Let's stop doing the wrong thing because we can't get past an impediment

August 31, 2015 — Posted by Al Shalloway
I've been watching the Agile community since 1999.  A pattern I've seen is that when we can't get the right behavior, we just back off and redefine things. The first time I saw this was the Scrummaster.  In my mind, the Scrummaster is simply a new role we made because few knew how a project manager should act.  Quick fix - eliminate the role and make a new one.  Then we saw the creation of the product owner since we didn't know how to have a business analyst do their job when multiple people were asking for different things to happen. Now I keep hearing that commitment is a bad thing and undermines trust.  I disagree.  You build trust by making promises and keeping them. Do you know any other way?
 
Commitments are necessary and estimates are necessary if you want predictability of what is going to happen. We don't need to have accurate estimates of the individual items, just a general velocity. In other words, some items can be wrong one way, the others wrong the other way, all in all the average can be reasonably close.  We call this the law of large numbers. 
 
Eliminating commitments, estimations and velocity because we can't get people working together will keep us stuck. The problem isn't that commitment is bad, it's that what we think about commitments is wrong.  A commitment is not something you keep or you are a bad person if you don't.  A commitment is something you make every effort to keep while being responsible if you can't.  I jokingly tell the story of what would happen if I promised my wife I'd be home at 6pm after a course so we can have dinner.  I come home and tell her that one of the students asked me to have dinner with them to close a million dollar contract.  However, since I had promised her I'd be home at 6 I told him I couldn't do it. Let me tell you, she'd be pissed.  On the other hand, if I came home at 10pm with a million dollar contract and explained I didn't make 6pm because of going to dinner to get the contract, she'd still be pissed.  I mean, why didn't I call?  The point is the commitment sets the stage for what the intention is and within that understanding we have agreements in place as to what to do if we can't keep them. This builds trust.
 
In the Agile space, a commitment of how much work can be done within a sprint is what we are saying will happen and that we will communicate not reaching this goal as soon as it appears it won't.  It also means we won't get distracted and work on other things that we've not committed to.  We are agreeing to stay focused on our promises. Bottom line, we are agreeing to how we will work together.  This builds trust.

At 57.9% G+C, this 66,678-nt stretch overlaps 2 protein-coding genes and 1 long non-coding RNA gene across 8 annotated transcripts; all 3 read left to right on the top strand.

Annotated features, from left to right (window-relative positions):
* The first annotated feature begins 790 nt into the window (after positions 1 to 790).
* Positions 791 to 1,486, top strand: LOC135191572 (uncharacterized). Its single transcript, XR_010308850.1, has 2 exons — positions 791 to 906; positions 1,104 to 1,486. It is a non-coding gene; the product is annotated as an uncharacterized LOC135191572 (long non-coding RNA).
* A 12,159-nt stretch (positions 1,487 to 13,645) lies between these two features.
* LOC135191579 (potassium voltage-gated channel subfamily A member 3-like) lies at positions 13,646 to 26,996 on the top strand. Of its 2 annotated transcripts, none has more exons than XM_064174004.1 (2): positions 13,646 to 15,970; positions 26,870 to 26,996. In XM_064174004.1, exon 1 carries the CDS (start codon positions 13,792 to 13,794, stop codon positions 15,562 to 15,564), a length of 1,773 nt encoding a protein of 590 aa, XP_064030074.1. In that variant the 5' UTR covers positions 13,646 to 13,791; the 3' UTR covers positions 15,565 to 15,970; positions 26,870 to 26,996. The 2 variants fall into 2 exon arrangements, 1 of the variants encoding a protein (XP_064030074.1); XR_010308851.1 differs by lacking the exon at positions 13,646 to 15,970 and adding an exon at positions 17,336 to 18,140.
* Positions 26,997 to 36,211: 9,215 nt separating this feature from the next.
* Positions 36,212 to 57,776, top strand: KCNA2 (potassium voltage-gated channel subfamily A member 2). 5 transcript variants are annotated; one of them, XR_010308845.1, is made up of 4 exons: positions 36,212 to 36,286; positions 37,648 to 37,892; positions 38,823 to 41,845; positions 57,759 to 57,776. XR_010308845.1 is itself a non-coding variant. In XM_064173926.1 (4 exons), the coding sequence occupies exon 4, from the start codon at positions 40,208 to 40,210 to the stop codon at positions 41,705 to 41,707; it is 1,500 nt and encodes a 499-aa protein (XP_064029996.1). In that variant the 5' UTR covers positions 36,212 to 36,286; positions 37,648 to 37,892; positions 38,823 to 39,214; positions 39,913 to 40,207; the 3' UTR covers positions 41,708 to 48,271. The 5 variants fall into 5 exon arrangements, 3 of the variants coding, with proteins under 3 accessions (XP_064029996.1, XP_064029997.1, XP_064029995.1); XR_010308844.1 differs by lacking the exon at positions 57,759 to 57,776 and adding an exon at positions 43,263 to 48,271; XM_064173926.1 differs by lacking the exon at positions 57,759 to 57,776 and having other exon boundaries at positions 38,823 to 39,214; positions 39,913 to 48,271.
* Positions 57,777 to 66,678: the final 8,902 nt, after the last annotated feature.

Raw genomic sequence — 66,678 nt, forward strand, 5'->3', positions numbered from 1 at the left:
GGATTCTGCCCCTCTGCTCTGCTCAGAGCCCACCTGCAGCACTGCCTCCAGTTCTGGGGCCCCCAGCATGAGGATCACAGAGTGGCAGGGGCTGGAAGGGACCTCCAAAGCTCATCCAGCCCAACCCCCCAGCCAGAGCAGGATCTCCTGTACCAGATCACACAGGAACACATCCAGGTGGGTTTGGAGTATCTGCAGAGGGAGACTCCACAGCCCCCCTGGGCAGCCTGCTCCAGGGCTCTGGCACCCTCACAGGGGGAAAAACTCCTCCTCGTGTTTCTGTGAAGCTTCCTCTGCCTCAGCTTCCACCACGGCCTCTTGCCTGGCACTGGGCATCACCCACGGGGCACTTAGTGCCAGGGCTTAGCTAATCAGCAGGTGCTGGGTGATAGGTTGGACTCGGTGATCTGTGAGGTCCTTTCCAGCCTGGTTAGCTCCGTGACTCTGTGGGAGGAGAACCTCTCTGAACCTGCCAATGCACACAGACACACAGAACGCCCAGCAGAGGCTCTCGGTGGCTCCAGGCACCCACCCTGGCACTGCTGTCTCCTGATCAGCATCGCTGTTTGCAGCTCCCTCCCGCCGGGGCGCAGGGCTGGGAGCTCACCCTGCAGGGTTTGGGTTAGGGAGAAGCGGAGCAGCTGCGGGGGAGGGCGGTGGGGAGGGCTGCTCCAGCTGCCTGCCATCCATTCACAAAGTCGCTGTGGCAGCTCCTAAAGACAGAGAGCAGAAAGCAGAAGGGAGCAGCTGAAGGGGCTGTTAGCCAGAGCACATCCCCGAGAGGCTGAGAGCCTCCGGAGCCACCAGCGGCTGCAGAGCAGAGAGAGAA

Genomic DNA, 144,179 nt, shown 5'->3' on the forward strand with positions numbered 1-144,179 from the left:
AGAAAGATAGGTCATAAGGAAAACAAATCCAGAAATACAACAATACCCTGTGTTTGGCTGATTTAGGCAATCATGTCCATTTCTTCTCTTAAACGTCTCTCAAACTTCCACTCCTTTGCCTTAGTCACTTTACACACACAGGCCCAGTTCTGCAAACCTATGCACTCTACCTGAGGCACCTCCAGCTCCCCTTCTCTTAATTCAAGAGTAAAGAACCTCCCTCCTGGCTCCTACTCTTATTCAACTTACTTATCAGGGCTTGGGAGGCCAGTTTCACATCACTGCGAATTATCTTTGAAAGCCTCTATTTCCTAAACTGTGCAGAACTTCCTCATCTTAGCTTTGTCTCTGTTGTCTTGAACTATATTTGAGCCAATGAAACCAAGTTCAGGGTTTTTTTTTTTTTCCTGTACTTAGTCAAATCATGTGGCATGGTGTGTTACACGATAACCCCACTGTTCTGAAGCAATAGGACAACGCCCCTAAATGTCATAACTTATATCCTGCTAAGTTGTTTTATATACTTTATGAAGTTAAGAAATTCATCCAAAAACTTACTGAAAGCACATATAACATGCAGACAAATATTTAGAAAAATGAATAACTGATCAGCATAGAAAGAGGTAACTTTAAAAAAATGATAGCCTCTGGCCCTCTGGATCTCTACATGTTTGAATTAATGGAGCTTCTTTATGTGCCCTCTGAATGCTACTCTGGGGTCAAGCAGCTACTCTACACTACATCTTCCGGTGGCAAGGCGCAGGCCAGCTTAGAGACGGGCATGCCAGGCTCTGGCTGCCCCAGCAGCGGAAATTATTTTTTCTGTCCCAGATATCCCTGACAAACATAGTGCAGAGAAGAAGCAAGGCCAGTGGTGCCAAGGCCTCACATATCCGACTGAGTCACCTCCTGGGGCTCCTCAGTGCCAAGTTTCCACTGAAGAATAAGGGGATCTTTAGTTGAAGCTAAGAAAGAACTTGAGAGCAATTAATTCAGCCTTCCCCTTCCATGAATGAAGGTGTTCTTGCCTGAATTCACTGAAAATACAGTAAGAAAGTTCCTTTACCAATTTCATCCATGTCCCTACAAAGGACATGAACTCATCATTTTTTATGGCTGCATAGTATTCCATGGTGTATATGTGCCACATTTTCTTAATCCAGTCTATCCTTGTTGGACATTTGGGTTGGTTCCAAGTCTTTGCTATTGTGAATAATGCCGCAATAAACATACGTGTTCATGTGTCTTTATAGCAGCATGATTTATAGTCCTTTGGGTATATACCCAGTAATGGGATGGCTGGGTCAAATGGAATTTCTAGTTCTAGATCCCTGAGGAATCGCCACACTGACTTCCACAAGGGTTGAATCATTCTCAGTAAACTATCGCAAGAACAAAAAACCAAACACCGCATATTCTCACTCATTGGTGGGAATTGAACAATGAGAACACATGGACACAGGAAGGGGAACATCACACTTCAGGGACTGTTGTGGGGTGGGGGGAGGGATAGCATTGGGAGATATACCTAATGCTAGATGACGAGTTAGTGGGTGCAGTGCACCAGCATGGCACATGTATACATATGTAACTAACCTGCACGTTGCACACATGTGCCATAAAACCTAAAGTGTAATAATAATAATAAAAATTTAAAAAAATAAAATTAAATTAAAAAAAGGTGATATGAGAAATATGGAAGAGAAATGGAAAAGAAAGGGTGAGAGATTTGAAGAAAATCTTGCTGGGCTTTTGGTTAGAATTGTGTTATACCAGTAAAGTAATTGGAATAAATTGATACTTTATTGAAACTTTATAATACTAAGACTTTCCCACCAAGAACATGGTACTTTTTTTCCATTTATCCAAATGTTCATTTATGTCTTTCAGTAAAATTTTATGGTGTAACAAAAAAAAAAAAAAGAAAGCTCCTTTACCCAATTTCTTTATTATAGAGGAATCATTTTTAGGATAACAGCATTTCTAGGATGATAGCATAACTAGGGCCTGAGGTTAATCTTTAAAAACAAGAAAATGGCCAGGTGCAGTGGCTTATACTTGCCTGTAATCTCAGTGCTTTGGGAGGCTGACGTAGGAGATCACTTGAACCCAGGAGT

In mentioning some of the contrivances of the past, I am reminded of my favorite quote from Buckminster Fuller:

I am enthusiastic over humanity’s extraordinary and sometimes very timely ingenuity. If you are in a shipwreck and all the boats are gone, a piano top buoyant enough to keep you afloat that comes along makes a fortuitous life preserver. But this is not to say that the best way to design a life preserver is in the form of a piano top. I think that we are clinging to a great many piano tops in accepting yesterday's fortuitous contrivings as constituting the only means for solving a given problem. Our brains deal exclusively with special-case experiences. Only our minds are able to discover the generalized principles operating without exception in each and every special-experience case which if detected and mastered will give knowledgeable advantage in all instances. Because our spontaneous initiative has been frustrated, too often inadvertently, in earliest childhood we do not tend, customarily, to dare to think competently regarding our potentials. We find it socially easier to go on with our narrow, shortsighted specialization's and leave it to others primarily to the politicians to find some way of resolving our common dilemmas.

 

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About the author | Al Shalloway

Al Shalloway is the founder and CEO of Net Objectives. With over 40 years of experience, Alan is an industry thought leader in Lean, Kanban, product portfolio management, SAFe, Scrum and agile design.



        

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